Green’s Dictionary of Slang

blower n.2

1. a pipe.

[UK]Lex. Balatronicum n.p.: blower. A pipe. How the swell funks his blower and lushes red tape; what a smoke the gentleman makes with his pipe, and drinks brandy.
[UK]Egan Grose’s Classical Dict. of the Vulgar Tongue.
[UK]Lytton Paul Clifford I 26: Paul here reappeared with the pipe; and the dame, having filled the tube, leaned forward, and lighted the Virginian weed from the blower of Mr. Dunnaker.
[UK]Barrère & Leland Dict. of Sl., Jargon and Cant.

2. (US) a liar.

[US]H.L. Williams Gay Life in N.Y. 89: You’re a blower, I didn’t double team you.

3. a braggart; also attrib. [blow v.1 (1e)].

[US]‘Ned Buntline’ G’hals of N.Y. 197: ‘You’re a blower – a shyster – a fou-fou!’ said Ralph, contemptuously.
Eve. Standard (US) 10 Dec. n.p.: General Grant is not one of the blower generals.
[US] ‘I Wish I’d a Shilling a Day!’ in Fred Shaw’s Champion Comic Melodist 38: You’re an old blower, you know, Jimmy Green.
[US]Nat. Police Gaz. (NY) 5 Oct. n.p.: Hear what this blower said the other day [...] that by political influence he had managed to stave off his trial.
[US]Schele De Vere Americanisms 584: Blow, to, in the sense of boasting, is probably an Americanism [...] Hence also the noun blower, a braggart, with special reference to his success in imitating Baron Munchausen.
[US]J.H. Nicholson ‘Bunkum in Parvo’ in Opal Fever 112: Go ahead you big blower.
[Aus]‘Rolf Boldrewood’ Colonial Reformer III 149: A regular Sydney man thinks all Victorians are blowers and speculators.
[US]J. Flynt Tramping with Tramps 186: For the German tramp, though a great talker and ‘blower,’ is a coward.
[US]B.L. Bowen ‘Word-List From Western New York’ in DN III:vi 437: blower, n. A braggart. ‘That fellow’s a great blower’.
[US]M.G. Hayden ‘Terms Of Disparagement’ in DN IV:iii 201: blower, a braggart.
[Ire]S. O’Casey Shadow of a Gunman Act II: That little blower, Tommy Owens; there he was tellin’ everybody that he knew where there was bombs.

4. (US) an aggressive individual.

[US]Nat. Police Gaz. (NY) 5 Oct. n.p.: As soon as he was ‘cop’d’ he ‘slugged’ the officer [...] But the big blower, afraid of the consequences, ‘squared’ it.

5. a telephone; esp. in phr. on the blower [following on f. the earlier ‘speaking tubes’ down which one had to blow to alert the other person; note bookmaker jargon blower, the betting shop public address system that broadcasts races, odds and results].

[UK]E. Wallace More Educated Evans in Edgar Wallace Race Special (1932) 110: I heard it on the telephone. [...] They got that price from the blower round at the Arts Club .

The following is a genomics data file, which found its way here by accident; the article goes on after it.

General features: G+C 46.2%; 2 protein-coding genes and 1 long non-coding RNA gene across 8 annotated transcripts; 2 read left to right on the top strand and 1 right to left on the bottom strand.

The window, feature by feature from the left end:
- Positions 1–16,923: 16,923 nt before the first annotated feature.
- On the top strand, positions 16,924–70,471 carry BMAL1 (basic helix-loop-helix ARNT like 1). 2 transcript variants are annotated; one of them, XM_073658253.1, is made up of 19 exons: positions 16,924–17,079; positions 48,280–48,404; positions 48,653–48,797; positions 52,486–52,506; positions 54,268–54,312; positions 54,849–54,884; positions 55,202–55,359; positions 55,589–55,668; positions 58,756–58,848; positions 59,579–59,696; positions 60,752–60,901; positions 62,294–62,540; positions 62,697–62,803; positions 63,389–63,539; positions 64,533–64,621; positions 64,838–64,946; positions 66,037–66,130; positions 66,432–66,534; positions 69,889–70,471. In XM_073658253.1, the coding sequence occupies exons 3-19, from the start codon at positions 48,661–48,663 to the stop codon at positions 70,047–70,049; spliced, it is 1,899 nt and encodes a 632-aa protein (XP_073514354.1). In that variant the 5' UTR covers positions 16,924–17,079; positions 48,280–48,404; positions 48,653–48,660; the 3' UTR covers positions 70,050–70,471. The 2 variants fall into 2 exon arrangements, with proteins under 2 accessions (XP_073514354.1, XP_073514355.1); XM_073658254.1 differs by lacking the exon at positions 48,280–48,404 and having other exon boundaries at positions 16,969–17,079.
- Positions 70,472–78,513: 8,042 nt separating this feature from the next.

[UK]E. Raymond Marsh 457: Depends on how soon the other bogey gets on the blower and phones his station.
[UK]‘Henry Green’ Loving (1978) 68: I’ll take up with those merchants what they’ve delivered short, what they owe me, on the blower.
[UK]C. MacInnes Absolute Beginners 94: I asked the Katz pair if I could use their blower, and called up Suze’s W.2 apartment.
[Aus]B. Hesling Dinkumization or Depommification 94: The head cleaner got on the blower to a doctor.
[UK]M. Novotny Kings Road 102: Why shouldn’t we say ‘hello’ on the blower?
[Can]R. Caron Go-Boy! 224: I think I saw someone on the blower when I came in.
[UK]L. Cody Bad Company 15: He couldn’t wait to get on the blower to Rentokil and get the place fumigated.
[Aus]C. Bowles G’DAY 70: Shane has decided to visit his oldies. He gets on the blower and tells them he’s coming over Sundy.
[UK] in G. Tremlett Little Legs 154: They come on the blower and say they won’t be screening it.
[Ire]P. Howard The Joy (2015) [ebook] The guy gets on the blower to the man on the front gate.
[UK]Guardian 12 Nov. 35: Getting on the blower seeking the opinion of yours truly.
[US]Hip-Hop Connection Jan. 74: There are only 400 tickets, so make like U-Roy and get on the blower now.
[UK]N. ‘Razor’ Smith Raiders 21: They would be on the blower to the Old Bill.
567 Talk Radio on Cape Radio 2 Mar. [radio] Give us a shout on the blower.
[UK](con. 1980s) I. Welsh Skagboys 299: Sick Boy’s on the blower ta farking Scotland now, running up the bill.
[Aus]N. Cummins Adventures of the Honey Badger [ebook] VITAL AUSSIE VERNACULAR Telephone: 1. Al Capone 2. Dog and Bone 3. Blower.

6. (US) a broken-down horse [NB Aus. bookmaker j. blower, a horse, initially a favourite, whose odds lengthen].

[Can] in Lethbridge (Alberta) Herald 22 Mar. 14/4: A wind-broken horse is a roarer or a blower.

7. an annoying person.

Online Sl. Dict. [Internet] blower n 1. a person or object that erred. (‘You blower!’).

In phrases